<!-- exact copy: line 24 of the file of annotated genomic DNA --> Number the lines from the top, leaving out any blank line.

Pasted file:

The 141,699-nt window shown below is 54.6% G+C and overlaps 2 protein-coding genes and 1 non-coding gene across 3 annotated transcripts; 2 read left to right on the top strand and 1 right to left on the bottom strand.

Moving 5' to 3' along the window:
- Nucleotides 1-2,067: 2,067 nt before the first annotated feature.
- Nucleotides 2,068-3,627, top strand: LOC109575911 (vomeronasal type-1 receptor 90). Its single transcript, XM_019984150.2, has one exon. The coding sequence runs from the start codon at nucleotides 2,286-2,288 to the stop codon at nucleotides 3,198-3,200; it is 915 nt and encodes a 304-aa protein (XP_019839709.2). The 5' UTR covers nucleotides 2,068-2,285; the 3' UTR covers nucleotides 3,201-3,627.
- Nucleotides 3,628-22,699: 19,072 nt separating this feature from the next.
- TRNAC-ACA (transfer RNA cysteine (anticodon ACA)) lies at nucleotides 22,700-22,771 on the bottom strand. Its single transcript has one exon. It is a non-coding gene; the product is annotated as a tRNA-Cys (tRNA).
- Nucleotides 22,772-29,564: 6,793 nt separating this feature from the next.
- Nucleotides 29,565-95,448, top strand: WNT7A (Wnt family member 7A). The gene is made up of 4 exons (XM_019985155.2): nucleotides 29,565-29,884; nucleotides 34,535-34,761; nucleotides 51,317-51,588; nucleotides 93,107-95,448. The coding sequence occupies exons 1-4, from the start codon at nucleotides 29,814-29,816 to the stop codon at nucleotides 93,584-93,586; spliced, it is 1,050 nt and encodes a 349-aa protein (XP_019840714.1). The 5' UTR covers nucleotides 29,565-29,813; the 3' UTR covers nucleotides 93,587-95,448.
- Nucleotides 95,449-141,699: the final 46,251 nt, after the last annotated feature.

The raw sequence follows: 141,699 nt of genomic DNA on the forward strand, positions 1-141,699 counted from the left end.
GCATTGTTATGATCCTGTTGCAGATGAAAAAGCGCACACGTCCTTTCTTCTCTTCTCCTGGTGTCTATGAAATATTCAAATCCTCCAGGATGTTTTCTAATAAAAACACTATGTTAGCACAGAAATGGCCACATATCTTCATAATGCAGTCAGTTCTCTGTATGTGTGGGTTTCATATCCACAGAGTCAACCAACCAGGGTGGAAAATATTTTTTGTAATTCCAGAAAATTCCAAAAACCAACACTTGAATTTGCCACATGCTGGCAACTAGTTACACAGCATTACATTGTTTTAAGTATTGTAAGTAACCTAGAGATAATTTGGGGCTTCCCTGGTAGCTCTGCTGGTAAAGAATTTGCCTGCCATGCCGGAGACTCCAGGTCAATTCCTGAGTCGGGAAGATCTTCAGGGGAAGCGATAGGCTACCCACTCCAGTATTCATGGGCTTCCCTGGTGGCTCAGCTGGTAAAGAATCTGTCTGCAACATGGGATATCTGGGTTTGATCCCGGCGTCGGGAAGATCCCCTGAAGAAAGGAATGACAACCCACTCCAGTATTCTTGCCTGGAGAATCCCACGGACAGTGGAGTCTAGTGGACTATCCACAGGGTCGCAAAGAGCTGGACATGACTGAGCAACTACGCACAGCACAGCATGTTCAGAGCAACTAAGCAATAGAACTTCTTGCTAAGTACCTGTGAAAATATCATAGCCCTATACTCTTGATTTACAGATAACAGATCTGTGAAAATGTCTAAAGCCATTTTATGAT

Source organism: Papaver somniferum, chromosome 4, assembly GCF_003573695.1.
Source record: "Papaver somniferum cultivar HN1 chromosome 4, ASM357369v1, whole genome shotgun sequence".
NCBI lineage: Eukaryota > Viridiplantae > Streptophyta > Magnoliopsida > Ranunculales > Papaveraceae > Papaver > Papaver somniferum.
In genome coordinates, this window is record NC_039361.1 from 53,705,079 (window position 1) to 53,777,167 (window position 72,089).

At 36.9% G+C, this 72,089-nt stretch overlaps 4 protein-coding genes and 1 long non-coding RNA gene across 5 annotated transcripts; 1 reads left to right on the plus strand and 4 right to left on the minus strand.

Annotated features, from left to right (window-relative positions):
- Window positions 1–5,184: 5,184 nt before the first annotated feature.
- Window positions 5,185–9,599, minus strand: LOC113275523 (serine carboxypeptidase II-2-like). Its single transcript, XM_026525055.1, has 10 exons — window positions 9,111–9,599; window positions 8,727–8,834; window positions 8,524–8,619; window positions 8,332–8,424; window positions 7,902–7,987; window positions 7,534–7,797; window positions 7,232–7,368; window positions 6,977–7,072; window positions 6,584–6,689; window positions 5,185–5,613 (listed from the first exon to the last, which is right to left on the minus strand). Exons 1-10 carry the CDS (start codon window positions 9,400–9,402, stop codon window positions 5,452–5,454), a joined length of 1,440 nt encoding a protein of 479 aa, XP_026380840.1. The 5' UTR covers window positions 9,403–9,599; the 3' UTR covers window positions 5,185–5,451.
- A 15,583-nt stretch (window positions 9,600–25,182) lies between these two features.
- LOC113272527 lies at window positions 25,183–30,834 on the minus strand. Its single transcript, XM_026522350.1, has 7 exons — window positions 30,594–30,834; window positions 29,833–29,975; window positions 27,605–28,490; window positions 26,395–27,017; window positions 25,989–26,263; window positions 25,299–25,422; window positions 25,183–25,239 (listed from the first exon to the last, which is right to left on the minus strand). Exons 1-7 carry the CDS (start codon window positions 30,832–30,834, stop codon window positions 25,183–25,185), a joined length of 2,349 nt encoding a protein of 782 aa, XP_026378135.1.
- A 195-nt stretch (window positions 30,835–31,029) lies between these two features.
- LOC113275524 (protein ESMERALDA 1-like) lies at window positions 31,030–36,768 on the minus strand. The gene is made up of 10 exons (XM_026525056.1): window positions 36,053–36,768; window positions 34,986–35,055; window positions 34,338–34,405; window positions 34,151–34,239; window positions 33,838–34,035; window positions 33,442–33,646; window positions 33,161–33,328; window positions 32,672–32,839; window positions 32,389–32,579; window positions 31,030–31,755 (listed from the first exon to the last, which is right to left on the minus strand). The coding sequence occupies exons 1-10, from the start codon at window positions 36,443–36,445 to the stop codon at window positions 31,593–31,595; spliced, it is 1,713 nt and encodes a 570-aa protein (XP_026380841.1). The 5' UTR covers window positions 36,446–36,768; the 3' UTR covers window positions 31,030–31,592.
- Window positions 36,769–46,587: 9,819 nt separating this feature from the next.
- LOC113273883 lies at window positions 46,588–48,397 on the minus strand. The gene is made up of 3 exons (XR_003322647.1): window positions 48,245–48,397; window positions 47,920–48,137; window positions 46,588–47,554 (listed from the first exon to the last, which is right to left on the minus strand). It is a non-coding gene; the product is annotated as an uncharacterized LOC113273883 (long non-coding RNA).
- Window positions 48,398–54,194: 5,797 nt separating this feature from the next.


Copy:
- Window positions 36,769–46,587: 9,819 nt separating this feature from the next.